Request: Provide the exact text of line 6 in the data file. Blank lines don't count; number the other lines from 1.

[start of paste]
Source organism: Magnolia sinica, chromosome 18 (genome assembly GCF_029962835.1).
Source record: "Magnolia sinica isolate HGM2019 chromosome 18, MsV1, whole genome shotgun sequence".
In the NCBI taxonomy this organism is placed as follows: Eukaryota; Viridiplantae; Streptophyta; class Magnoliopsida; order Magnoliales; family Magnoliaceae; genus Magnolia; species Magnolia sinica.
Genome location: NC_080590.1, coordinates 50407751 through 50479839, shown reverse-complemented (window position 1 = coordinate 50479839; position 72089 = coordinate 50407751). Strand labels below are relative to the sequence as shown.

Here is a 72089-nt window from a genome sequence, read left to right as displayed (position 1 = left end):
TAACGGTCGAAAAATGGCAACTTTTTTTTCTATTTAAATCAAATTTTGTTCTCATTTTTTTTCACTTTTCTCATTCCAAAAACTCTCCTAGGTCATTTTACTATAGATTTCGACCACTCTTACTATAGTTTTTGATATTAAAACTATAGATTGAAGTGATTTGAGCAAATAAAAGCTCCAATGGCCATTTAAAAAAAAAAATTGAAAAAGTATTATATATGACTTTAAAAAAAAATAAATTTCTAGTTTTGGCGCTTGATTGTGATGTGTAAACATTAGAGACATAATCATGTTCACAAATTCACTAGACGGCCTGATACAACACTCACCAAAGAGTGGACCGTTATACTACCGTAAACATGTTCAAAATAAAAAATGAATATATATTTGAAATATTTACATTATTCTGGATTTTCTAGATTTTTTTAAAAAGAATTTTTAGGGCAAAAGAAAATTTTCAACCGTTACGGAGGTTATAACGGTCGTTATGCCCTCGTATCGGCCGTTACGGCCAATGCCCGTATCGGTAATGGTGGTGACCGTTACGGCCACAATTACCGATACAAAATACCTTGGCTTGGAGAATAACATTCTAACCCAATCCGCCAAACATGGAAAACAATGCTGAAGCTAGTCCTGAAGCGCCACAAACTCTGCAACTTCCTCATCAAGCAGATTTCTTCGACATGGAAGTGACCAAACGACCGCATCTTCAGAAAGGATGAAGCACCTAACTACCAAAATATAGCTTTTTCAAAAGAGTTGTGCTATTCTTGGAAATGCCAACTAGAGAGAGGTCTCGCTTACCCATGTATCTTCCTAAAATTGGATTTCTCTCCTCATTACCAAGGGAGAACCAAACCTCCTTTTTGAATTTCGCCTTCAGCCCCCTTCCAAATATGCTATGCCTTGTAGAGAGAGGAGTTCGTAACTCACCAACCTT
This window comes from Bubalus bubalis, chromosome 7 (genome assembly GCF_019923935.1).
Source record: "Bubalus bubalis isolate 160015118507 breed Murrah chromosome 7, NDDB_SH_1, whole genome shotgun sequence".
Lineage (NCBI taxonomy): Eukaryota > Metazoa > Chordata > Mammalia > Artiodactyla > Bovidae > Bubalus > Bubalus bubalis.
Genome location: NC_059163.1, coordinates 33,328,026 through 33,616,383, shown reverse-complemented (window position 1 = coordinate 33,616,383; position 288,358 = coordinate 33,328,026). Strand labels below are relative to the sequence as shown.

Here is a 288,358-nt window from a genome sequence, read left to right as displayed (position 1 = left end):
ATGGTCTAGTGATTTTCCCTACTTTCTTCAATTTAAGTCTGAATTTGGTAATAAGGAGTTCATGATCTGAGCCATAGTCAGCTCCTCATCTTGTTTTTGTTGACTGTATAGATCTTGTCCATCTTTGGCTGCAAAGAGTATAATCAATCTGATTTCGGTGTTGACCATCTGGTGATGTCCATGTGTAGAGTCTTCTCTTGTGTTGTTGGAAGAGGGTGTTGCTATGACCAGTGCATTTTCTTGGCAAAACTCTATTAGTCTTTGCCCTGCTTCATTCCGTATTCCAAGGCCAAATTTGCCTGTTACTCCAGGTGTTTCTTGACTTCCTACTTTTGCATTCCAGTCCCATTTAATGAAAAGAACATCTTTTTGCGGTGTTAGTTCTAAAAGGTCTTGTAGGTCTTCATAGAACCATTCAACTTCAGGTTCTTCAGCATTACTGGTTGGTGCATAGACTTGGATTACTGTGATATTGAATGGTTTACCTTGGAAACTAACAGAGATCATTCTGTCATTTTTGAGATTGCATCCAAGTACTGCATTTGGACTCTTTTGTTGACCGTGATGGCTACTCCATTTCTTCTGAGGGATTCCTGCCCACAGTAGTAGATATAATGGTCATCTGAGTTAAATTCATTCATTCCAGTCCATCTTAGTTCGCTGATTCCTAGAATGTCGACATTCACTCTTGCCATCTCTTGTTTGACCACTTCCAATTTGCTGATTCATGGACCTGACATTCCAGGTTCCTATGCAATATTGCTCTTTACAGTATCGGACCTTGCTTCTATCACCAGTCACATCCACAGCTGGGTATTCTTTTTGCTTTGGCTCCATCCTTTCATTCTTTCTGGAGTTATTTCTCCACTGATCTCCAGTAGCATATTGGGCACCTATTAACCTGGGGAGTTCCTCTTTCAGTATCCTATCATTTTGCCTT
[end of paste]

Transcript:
TAACGGTCGAAAAATGGCAACTTTTTTTTCTATTTAAATCAAATTTTGTTCTCATTTTTTTTCACTTTTCTCATTCCAAAAACTCTCCTAGGTCATTTTACTATAGATTTCGACCACTCTTACTATAGTTTTTGATATTAAAACTATAGATTGAAGTGATTTGAGCAAATAAAAGCTCCAATGGCCATTTAAAAAAAAAAATTGAAAAAGTATTATATATGACTTTAAAAAAAAATAAATTTCTAGTTTTGGCGCTTGATTGTGATGTGTAAACATTAGAGACATAATCATGTTCACAAATTCACTAGACGGCCTGATACAACACTCACCAAAGAGTGGACCGTTATACTACCGTAAACATGTTCAAAATAAAAAATGAATATATATTTGAAATATTTACATTATTCTGGATTTTCTAGATTTTTTTAAAAAGAATTTTTAGGGCAAAAGAAAATTTTCAACCGTTACGGAGGTTATAACGGTCGTTATGCCCTCGTATCGGCCGTTACGGCCAATGCCCGTATCGGTAATGGTGGTGACCGTTACGGCCACAATTACCGATACAAAATACCTTGGCTTGGAGAATAACATTCTAACCCAATCCGCCAAACATGGAAAACAATGCTGAAGCTAGTCCTGAAGCGCCACAAACTCTGCAACTTCCTCATCAAGCAGATTTCTTCGACATGGAAGTGACCAAACGACCGCATCTTCAGAAAGGATGAAGCACCTAACTACCAAAATATAGCTTTTTCAAAAGAGTTGTGCTATTCTTGGAAATGCCAACTAGAGAGAGGTCTCGCTTACCCATGTATCTTCCTAAAATTGGATTTCTCTCCTCATTACCAAGGGAGAACCAAACCTCCTTTTTGAATTTCGCCTTCAGCCCCCTTCCAAATATGCTATGCCTTGTAGAGAGAGGAGTTCGTAACTCACCAACCTT